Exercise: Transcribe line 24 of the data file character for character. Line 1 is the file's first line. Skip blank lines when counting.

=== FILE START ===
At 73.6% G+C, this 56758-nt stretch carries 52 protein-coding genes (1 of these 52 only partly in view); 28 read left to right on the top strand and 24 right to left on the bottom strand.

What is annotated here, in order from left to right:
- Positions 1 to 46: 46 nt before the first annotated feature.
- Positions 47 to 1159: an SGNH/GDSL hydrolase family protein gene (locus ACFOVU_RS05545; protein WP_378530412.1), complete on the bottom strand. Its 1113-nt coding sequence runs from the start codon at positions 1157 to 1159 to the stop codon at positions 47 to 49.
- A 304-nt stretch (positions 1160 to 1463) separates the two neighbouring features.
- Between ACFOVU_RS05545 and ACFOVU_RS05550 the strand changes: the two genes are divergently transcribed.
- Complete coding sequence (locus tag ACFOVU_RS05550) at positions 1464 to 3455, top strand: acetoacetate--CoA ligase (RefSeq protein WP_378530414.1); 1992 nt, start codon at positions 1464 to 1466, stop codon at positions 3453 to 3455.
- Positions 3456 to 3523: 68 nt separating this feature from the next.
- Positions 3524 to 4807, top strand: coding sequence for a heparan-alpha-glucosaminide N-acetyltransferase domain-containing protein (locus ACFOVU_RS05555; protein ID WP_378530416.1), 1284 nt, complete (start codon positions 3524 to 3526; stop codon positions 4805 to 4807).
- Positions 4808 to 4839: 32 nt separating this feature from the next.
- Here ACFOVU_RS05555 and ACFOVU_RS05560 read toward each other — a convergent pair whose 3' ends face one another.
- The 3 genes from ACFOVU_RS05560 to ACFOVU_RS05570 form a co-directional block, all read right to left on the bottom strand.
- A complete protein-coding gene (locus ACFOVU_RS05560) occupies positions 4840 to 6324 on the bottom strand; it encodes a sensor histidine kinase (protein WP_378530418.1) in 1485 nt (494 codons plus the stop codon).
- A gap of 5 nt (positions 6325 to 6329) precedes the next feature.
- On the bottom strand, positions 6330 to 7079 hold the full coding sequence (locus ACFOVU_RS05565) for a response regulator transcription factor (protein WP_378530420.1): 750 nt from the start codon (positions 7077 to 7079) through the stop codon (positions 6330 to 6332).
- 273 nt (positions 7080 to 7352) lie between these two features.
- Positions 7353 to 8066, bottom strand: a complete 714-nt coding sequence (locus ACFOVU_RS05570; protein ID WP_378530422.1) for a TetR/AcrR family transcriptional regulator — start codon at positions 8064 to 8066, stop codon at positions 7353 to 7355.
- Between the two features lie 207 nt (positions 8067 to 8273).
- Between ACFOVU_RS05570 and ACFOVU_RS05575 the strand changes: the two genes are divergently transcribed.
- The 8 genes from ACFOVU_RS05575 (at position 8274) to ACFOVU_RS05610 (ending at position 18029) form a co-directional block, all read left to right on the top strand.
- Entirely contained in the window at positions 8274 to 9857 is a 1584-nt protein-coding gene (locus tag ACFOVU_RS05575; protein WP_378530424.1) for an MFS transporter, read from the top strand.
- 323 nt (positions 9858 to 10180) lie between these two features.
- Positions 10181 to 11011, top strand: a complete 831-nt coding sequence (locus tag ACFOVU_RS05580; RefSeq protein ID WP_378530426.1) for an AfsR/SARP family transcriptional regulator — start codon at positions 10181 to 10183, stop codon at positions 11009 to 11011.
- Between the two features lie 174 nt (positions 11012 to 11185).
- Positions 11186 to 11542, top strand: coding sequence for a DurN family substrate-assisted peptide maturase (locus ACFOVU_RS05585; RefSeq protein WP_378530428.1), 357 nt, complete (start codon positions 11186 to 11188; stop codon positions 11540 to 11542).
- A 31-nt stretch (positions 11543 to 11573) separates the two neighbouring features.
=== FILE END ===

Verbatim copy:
- Between the two features lie 174 nt (positions 11012 to 11185).